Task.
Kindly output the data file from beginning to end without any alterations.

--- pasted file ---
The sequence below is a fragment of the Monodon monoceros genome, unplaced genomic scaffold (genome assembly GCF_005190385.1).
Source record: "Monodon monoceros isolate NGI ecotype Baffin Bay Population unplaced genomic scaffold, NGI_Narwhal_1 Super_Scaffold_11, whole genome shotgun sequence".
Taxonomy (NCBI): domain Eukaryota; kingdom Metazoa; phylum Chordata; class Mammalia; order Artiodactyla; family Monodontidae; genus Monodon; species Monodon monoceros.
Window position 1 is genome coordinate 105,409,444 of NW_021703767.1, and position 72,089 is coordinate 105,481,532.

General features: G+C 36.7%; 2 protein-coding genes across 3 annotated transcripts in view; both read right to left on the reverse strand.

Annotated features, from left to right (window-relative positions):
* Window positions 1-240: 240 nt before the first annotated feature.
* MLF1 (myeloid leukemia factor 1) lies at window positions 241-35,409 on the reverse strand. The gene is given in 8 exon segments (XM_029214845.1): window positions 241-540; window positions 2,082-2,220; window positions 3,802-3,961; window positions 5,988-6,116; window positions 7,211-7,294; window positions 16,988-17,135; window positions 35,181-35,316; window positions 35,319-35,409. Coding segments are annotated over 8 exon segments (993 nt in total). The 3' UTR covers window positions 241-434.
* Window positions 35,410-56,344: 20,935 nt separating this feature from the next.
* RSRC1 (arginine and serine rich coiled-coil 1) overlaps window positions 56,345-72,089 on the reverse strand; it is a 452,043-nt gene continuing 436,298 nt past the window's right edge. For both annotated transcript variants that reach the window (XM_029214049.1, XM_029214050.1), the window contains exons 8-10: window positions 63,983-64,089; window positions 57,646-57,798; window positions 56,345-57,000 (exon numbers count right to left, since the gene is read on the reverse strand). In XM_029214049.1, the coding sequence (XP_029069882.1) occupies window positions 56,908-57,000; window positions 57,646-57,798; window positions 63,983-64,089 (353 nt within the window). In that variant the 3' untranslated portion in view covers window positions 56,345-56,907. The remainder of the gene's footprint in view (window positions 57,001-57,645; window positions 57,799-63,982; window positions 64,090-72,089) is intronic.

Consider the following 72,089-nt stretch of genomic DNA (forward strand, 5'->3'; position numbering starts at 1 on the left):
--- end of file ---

The sequence below is a fragment of the Monodon monoceros genome, unplaced genomic scaffold (genome assembly GCF_005190385.1).
Source record: "Monodon monoceros isolate NGI ecotype Baffin Bay Population unplaced genomic scaffold, NGI_Narwhal_1 Super_Scaffold_11, whole genome shotgun sequence".
Taxonomy (NCBI): domain Eukaryota; kingdom Metazoa; phylum Chordata; class Mammalia; order Artiodactyla; family Monodontidae; genus Monodon; species Monodon monoceros.
Window position 1 is genome coordinate 105,409,444 of NW_021703767.1, and position 72,089 is coordinate 105,481,532.

General features: G+C 36.7%; 2 protein-coding genes across 3 annotated transcripts in view; both read right to left on the reverse strand.

Annotated features, from left to right (window-relative positions):
* Window positions 1-240: 240 nt before the first annotated feature.
* MLF1 (myeloid leukemia factor 1) lies at window positions 241-35,409 on the reverse strand. The gene is given in 8 exon segments (XM_029214845.1): window positions 241-540; window positions 2,082-2,220; window positions 3,802-3,961; window positions 5,988-6,116; window positions 7,211-7,294; window positions 16,988-17,135; window positions 35,181-35,316; window positions 35,319-35,409. Coding segments are annotated over 8 exon segments (993 nt in total). The 3' UTR covers window positions 241-434.
* Window positions 35,410-56,344: 20,935 nt separating this feature from the next.
* RSRC1 (arginine and serine rich coiled-coil 1) overlaps window positions 56,345-72,089 on the reverse strand; it is a 452,043-nt gene continuing 436,298 nt past the window's right edge. For both annotated transcript variants that reach the window (XM_029214049.1, XM_029214050.1), the window contains exons 8-10: window positions 63,983-64,089; window positions 57,646-57,798; window positions 56,345-57,000 (exon numbers count right to left, since the gene is read on the reverse strand). In XM_029214049.1, the coding sequence (XP_029069882.1) occupies window positions 56,908-57,000; window positions 57,646-57,798; window positions 63,983-64,089 (353 nt within the window). In that variant the 3' untranslated portion in view covers window positions 56,345-56,907. The remainder of the gene's footprint in view (window positions 57,001-57,645; window positions 57,799-63,982; window positions 64,090-72,089) is intronic.

Consider the following 72,089-nt stretch of genomic DNA (forward strand, 5'->3'; position numbering starts at 1 on the left):